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Thread.EndCriticalRegion Method

Notifies a host that execution is about to enter a region of code in which the effects of a thread abort or unhandled exception are limited to the current task.

Namespace:  System.Threading
Assembly:  mscorlib (in mscorlib.dll)
[HostProtectionAttribute(SecurityAction.LinkDemand, Synchronization = true, 
	ExternalThreading = true)]
public static void EndCriticalRegion()

Hosts of the common language runtime (CLR), such as Microsoft SQL Server 2005, can establish different policies for failures in critical and non-critical regions of code. A critical region is one in which the effects of a thread abort or an unhandled exception might not be limited to the current task. By contrast, an abort or failure in a non-critical region of code affects only the task in which the error occurs.

For example, consider a task that attempts to allocate memory while holding a lock. If the memory allocation fails, aborting the current task is not sufficient to ensure stability of the AppDomain, because there can be other tasks in the domain waiting for the same lock. If the current task is terminated, other tasks could be deadlocked.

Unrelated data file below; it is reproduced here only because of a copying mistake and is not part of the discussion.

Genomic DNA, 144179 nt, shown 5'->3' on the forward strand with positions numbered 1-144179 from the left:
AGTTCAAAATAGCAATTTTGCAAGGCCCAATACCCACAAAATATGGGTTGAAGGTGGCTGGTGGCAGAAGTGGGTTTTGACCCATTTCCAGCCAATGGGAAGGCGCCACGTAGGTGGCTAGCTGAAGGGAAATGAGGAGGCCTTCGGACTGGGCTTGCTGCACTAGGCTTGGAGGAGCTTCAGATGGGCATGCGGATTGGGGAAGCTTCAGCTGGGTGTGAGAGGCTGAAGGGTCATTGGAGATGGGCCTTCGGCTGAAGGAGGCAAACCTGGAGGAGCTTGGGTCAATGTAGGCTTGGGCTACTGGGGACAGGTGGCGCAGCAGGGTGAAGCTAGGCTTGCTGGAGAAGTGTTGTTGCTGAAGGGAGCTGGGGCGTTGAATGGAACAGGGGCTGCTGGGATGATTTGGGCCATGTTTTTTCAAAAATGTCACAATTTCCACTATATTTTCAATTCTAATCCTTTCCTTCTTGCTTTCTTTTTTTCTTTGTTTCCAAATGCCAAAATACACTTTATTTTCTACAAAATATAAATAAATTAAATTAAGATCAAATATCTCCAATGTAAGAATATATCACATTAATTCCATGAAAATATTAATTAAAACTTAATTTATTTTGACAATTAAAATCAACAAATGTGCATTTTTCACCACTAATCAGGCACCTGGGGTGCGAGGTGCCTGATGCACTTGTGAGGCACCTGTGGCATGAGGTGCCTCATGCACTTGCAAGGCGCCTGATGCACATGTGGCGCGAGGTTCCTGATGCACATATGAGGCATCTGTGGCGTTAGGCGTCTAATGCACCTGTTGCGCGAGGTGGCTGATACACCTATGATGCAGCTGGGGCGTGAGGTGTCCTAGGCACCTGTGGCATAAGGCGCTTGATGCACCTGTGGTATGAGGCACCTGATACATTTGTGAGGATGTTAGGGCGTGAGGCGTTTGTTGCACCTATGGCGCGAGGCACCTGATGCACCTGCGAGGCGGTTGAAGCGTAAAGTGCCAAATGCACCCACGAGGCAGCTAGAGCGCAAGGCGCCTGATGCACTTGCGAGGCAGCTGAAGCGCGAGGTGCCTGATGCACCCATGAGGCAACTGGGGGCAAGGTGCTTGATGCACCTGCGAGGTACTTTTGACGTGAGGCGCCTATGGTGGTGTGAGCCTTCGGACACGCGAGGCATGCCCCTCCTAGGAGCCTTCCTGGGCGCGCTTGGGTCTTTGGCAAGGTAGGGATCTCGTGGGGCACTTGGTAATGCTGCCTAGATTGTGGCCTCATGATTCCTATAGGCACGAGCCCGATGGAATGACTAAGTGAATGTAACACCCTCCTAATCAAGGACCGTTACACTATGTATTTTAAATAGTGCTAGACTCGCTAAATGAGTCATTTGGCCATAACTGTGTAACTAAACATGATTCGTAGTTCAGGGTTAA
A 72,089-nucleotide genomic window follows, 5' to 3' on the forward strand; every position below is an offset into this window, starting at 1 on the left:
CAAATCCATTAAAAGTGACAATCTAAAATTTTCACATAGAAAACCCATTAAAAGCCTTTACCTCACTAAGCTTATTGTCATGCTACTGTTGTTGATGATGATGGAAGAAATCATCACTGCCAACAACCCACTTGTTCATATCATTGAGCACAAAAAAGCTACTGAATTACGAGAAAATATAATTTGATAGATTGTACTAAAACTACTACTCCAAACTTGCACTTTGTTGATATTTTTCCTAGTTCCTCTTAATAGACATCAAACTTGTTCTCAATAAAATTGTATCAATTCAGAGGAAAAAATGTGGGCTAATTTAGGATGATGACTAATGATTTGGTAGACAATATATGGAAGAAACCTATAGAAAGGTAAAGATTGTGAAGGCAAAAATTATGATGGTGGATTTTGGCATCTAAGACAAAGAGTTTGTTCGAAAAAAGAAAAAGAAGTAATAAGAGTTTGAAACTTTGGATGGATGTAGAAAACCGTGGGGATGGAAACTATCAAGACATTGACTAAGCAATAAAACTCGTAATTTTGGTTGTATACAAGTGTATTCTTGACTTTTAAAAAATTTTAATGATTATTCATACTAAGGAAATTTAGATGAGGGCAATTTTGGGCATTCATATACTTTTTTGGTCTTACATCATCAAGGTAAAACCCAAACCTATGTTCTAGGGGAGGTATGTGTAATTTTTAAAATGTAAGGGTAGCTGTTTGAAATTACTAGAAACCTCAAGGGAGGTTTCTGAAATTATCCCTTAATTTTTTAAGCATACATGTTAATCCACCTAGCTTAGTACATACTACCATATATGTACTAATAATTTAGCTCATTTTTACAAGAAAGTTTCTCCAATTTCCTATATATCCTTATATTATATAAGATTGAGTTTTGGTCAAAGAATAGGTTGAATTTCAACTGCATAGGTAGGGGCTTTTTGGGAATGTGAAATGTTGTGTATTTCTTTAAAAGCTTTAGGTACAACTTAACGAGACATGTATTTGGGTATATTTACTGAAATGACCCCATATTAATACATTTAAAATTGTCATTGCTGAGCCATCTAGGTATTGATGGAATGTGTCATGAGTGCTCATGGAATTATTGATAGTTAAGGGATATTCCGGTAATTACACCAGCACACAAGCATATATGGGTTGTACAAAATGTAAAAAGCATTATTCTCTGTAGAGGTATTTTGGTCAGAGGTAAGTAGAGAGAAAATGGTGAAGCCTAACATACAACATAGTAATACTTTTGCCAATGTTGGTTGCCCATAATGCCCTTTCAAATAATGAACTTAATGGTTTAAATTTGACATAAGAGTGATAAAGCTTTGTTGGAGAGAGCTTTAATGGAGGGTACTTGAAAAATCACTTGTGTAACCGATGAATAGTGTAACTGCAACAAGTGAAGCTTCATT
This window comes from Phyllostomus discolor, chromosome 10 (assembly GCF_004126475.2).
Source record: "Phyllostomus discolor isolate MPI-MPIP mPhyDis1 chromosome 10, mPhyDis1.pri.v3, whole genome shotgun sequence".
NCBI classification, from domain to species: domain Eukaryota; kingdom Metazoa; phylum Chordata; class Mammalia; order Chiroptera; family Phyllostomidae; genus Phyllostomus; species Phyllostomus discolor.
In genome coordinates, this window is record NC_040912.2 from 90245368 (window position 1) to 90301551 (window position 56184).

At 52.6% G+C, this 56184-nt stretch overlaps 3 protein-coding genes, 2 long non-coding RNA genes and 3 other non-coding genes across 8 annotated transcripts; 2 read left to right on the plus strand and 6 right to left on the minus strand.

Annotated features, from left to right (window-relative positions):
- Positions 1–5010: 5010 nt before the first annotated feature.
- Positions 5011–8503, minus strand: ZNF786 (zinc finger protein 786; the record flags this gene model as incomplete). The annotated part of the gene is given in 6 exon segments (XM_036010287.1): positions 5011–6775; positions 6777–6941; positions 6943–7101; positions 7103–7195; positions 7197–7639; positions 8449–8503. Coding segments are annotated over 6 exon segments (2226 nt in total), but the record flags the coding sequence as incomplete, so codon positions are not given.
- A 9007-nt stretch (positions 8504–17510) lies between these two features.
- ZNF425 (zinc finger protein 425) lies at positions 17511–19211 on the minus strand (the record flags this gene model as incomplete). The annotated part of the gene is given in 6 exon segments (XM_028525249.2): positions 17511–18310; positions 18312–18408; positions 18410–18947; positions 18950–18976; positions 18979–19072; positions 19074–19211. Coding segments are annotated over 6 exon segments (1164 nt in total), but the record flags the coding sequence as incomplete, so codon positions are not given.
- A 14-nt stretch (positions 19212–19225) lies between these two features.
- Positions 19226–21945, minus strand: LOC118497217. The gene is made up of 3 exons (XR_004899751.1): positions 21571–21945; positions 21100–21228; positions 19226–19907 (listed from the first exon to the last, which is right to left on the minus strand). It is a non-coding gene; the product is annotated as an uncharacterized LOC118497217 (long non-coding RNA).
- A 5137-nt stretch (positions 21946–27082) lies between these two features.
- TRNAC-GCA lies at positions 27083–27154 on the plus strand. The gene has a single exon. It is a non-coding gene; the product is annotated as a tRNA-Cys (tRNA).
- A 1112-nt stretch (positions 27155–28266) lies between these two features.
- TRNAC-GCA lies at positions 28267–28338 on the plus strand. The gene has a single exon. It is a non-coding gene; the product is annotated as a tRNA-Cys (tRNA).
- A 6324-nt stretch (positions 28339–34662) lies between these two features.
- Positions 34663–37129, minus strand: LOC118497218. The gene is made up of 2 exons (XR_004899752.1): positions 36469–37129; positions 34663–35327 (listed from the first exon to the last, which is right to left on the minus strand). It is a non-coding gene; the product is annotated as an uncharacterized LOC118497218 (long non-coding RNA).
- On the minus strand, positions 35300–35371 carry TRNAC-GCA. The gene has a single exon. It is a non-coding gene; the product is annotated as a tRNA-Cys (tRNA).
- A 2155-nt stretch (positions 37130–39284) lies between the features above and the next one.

When a failure occurs in a critical region, the host might decide to unload the entire AppDomain rather than take the risk of continuing execution in a potentially unstable state. To inform the host that your code is entering a critical region, call BeginCriticalRegion. Call EndCriticalRegion when execution returns to a non-critical region of code.

Using this method in code that runs under SQL Server 2005 requires the code to be run at the highest host protection level.

NoteNote

The HostProtectionAttribute attribute applied to this type or member has the following Resources property value: Synchronization | ExternalThreading. The HostProtectionAttribute does not affect desktop applications (which are typically started by double-clicking an icon, typing a command, or entering a URL in a browser). For more information, see the HostProtectionAttribute class or SQL Server Programming and Host Protection Attributes.

The following example demonstrates the use of the BeginCriticalRegion and EndCriticalRegion methods to divide a block of code into critical and non-critical regions.

using System.Threading;

public class MyUtility
{
    public void PerformTask()
    {
        // Code in this region can be aborted without affecting 
        // other tasks. 
        //
        Thread.BeginCriticalRegion();
        // 
        // The host might decide to unload the application domain 
        // if a failure occurs in this code region. 
        //
        Thread.EndCriticalRegion();
        // 
        // Code in this region can be aborted without affecting 
        // other tasks.
    }
}

.NET Framework

Supported in: 4.5.1, 4.5, 4, 3.5, 3.0, 2.0

.NET Framework Client Profile

Supported in: 4, 3.5 SP1

Windows Phone 8.1, Windows Phone 8, Windows 8.1, Windows Server 2012 R2, Windows 8, Windows Server 2012, Windows 7, Windows Vista SP2, Windows Server 2008 (Server Core Role not supported), Windows Server 2008 R2 (Server Core Role supported with SP1 or later; Itanium not supported)

The .NET Framework does not support all versions of every platform. For a list of the supported versions, see .NET Framework System Requirements.

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